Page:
What is the "functional" way of doing this?
Tue Jul 31 01:39:21 CEST 2007
"attn.steven.kuo at gmail.com" <attn.steven.kuo at gmail.com> writes:
> Recursion is common in functional programming:
> def f(n, l=None):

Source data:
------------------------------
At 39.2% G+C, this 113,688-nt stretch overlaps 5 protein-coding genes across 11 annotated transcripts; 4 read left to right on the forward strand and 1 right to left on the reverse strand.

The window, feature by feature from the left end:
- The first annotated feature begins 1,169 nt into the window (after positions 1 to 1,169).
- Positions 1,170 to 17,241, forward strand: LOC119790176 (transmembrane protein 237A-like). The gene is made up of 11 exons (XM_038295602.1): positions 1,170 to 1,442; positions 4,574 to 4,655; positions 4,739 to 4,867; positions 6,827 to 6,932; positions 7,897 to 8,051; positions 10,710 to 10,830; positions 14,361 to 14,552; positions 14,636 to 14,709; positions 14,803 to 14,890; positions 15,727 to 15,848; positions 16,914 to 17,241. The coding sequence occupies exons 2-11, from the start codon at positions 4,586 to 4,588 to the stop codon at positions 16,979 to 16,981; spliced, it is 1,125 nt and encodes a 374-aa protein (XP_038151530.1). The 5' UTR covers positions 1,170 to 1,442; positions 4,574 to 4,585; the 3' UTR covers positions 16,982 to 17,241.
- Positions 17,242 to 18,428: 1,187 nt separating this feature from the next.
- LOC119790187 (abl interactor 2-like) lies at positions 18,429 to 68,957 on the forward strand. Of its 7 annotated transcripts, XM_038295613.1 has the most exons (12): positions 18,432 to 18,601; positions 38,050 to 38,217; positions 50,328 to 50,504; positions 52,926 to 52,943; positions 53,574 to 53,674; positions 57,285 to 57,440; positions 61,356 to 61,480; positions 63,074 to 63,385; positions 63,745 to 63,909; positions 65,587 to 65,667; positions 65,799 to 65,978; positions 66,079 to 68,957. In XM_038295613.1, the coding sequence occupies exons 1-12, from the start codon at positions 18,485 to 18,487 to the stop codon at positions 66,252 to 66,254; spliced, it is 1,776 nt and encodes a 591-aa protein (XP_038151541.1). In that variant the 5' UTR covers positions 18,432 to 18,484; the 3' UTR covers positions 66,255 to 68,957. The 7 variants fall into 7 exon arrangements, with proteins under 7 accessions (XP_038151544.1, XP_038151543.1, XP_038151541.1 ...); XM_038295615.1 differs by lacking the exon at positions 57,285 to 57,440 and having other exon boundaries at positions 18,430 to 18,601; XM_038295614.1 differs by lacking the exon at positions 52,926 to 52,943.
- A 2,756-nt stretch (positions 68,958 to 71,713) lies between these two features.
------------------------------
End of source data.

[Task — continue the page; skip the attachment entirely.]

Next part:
> if l == None:
> l = 
> if n > 0:
> return f(n/26, l + [n%26])
> return l
> print f(1000)
Right, this is functional style, but quite painful in Python (no tail
recursion, and look at all that list copying).
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